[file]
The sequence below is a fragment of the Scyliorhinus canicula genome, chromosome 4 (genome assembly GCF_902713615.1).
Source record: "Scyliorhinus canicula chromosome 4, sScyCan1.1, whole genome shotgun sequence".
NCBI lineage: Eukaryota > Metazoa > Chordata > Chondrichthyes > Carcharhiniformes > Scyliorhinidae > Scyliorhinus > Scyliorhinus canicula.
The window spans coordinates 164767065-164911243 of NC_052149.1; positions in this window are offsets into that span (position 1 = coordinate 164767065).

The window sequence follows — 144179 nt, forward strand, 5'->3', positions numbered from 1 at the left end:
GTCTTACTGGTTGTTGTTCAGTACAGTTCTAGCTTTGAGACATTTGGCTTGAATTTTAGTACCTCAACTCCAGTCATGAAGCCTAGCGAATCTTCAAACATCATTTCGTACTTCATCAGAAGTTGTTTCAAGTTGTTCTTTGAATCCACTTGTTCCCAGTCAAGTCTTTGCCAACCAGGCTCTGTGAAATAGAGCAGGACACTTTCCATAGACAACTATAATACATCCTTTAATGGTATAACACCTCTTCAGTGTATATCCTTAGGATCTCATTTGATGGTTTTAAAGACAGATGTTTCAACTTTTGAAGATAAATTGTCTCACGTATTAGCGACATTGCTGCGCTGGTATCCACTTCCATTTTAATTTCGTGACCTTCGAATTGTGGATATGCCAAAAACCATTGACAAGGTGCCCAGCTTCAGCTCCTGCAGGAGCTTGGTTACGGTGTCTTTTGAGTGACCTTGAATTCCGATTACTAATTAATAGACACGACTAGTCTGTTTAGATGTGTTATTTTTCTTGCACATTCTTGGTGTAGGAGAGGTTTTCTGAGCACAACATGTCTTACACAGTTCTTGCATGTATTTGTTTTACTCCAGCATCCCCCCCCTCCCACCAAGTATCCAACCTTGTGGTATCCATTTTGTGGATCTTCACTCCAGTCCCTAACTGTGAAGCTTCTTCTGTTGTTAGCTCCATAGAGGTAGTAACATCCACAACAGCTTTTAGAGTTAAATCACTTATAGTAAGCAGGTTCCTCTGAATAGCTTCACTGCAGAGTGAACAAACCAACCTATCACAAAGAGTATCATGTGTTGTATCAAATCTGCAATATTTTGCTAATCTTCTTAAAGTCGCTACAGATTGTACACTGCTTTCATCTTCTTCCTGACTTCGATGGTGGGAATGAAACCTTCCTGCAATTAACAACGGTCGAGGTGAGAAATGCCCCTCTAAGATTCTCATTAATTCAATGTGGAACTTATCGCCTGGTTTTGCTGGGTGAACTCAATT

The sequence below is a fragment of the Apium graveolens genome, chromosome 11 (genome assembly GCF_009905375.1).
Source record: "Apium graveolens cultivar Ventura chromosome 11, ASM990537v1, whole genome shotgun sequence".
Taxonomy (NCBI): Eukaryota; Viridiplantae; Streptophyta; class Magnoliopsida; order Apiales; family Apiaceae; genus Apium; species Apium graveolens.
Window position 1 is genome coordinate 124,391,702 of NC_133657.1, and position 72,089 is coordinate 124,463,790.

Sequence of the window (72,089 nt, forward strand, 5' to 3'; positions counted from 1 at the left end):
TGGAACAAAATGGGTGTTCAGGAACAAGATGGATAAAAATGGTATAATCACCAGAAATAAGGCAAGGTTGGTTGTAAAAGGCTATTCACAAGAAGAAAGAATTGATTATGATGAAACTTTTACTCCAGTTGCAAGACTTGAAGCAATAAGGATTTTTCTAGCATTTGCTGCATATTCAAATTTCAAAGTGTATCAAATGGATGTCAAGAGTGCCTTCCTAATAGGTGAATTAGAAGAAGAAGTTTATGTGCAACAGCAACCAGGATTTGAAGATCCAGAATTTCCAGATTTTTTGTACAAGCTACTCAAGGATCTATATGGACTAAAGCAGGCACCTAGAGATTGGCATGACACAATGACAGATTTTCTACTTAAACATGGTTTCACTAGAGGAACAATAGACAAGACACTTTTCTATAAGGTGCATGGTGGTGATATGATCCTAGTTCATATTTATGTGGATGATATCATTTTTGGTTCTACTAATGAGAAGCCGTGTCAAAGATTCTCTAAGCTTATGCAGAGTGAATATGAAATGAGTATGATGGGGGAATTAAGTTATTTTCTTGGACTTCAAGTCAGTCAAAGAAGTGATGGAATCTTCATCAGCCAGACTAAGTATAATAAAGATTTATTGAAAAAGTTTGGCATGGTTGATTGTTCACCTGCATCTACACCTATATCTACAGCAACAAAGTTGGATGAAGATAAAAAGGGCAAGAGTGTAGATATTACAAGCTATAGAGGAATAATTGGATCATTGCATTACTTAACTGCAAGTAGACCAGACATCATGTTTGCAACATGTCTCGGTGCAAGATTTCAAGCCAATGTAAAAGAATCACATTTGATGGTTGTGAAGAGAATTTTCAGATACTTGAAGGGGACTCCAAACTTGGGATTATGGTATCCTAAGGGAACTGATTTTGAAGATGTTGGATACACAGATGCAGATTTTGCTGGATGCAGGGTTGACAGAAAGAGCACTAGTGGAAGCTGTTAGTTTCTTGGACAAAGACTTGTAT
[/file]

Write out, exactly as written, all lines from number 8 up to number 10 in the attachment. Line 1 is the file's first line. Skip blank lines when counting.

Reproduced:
Source record: "Apium graveolens cultivar Ventura chromosome 11, ASM990537v1, whole genome shotgun sequence".
Taxonomy (NCBI): Eukaryota; Viridiplantae; Streptophyta; class Magnoliopsida; order Apiales; family Apiaceae; genus Apium; species Apium graveolens.
Window position 1 is genome coordinate 124,391,702 of NC_133657.1, and position 72,089 is coordinate 124,463,790.